The mere mention of the word "skiing" sends shivers down the spine of some beginners. Skiing can indeed be dangerous, but that doesn’t mean that you should avoid it altogether.
The fact is that the majority of skiing accidents happen on beginner slopes, also referred to as “baby slopes.” These are low-angle slopes at resorts that introduce beginners to skiing. As such, the majority of skiing injuries and accidents could be prevented by undertaking some beginner ski lessons.
However, some accidents are are not entirely preventable, even when you have undertaken comprehensive skiing lessons. You could injure yourself due to various reasons such as:
- An awkward landing after leaping off a slope
- An impatient attempt to jump over a double-pole marker
- An attempt to jump two chairs of the same color
- An attempt to pass an oncoming skier
- A collision with another skier
- A collision with an object
The Higher the Peak, the Harder the Fall
I once overheard someone say, “all things considered, skiing is pretty safe.” I agree that compared to other sports, the risks are pretty minimal. But that doesn’t mean we should be reckless, and of course, there are always risks involved.
Skiing is dangerous. If you lose balance and fall, the consequences will be serious. Remember: the higher the peak, the harder the fall. The reality is, if you’re not prepared, there is a possibility that you could fall.
However, if you’re like me, and you're passionate about the sport, you’ll be prepared all the time. Taking time to prepare for your ski vacation, no matter where it is and what type of skiing it involves will always help reduce your risk. You can then ski with more safety and confidence.
The Possibility of Avalanches
Skiing can be a fun – and very exciting – sport, but keep in mind that there is still a small chance that a skiing incident could be fatal.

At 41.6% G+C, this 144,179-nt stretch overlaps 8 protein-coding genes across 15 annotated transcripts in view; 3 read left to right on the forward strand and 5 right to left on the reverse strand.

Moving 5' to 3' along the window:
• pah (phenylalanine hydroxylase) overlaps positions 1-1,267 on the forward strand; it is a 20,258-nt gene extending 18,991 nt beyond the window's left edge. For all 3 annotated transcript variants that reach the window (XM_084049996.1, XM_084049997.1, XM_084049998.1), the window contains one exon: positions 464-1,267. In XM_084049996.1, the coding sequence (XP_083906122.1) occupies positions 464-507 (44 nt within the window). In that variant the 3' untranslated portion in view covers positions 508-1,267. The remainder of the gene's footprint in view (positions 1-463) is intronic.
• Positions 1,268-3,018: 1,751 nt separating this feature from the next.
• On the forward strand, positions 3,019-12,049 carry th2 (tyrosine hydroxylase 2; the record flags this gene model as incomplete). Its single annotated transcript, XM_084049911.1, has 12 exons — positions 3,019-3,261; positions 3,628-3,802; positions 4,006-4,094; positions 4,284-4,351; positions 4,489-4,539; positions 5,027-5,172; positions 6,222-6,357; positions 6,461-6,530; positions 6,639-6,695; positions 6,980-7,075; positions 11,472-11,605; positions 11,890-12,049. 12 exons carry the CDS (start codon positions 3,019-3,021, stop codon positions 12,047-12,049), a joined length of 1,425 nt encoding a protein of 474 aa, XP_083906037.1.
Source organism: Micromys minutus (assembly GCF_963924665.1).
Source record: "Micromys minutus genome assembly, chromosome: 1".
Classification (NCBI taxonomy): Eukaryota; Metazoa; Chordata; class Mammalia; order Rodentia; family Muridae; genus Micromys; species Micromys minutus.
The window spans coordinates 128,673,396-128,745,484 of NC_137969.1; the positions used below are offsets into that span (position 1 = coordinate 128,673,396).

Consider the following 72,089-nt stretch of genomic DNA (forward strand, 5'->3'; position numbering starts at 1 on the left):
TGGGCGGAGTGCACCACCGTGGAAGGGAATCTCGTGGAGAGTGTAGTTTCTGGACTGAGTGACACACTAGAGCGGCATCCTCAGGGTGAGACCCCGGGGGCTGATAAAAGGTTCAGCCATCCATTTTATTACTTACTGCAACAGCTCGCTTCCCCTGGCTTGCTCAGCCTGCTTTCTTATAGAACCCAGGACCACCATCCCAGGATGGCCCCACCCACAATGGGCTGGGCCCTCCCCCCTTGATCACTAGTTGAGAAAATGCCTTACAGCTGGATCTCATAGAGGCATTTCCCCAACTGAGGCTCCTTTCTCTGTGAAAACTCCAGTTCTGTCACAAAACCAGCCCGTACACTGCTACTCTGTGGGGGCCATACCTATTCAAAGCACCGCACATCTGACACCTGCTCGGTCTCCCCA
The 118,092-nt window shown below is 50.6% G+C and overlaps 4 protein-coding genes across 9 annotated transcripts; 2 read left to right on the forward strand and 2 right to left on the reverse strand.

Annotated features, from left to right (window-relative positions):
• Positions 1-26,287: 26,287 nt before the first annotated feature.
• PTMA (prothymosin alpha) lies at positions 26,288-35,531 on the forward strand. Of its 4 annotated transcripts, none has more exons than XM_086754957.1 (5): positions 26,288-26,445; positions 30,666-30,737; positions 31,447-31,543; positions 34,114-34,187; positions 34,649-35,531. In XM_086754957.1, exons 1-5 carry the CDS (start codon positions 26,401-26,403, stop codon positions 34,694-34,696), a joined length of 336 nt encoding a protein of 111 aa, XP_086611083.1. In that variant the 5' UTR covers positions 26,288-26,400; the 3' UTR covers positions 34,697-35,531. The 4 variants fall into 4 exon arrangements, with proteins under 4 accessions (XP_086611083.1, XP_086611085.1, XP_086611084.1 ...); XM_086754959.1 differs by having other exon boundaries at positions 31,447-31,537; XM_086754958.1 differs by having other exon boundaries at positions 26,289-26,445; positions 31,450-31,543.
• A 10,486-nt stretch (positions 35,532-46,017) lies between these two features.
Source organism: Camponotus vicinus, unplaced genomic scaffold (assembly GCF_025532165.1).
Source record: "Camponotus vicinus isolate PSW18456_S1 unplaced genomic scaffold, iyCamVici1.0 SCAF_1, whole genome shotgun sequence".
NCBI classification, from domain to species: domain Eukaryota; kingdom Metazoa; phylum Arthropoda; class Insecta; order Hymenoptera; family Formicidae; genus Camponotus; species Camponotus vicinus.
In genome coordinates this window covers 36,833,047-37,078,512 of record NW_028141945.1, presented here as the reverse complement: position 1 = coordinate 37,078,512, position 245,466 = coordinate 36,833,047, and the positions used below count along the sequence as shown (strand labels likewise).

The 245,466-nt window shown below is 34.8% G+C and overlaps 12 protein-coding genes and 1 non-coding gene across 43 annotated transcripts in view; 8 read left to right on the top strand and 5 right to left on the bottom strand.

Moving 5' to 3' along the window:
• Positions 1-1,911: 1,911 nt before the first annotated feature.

An avalanche occurs when a layer of snow – buried in the powder – partially or completely breaks off and slides down the mountain as an uncontrolled mass of snow.
According to statistics, more than 150 skiers die worldwide as a result of an avalanche. The most probable causes of death are suffocation, wounds from the avalanche, or hypothermia.
What is very alarming is that 90% of avalanches involving people are caused by skiers. After heavy rains or when temperatures begin to rise towards spring, the weight of the snow becomes too heavy to remain stable. Any extra weight, like that of a skier, can cause these layers to slide in an avalanche.
Is skiing dangerous?
Every winter, when the snow falls, and the slopes become white, people eagerly gear up for fun and adventure. Everyone seems to participate in skiing, from professional skiers to beginners and from families to the eldery. Skiers take up the sport because it gives them a thrill, and they can never get enough of it. While many people love skiing, it is considered a dangerous sport.
The fact that skiing is romanticized on television by the hundreds of hours of footage of the downhill races and Olympic heros make it more likely for a person want to have a go. However, in the back of their minds, they are aware that something might go wrong and that skiing is extremely dangerous.
Remember that skiing injuries are mostly preventable. So, if you ski with caution, you can have a wonderful day skiing that is incident-free.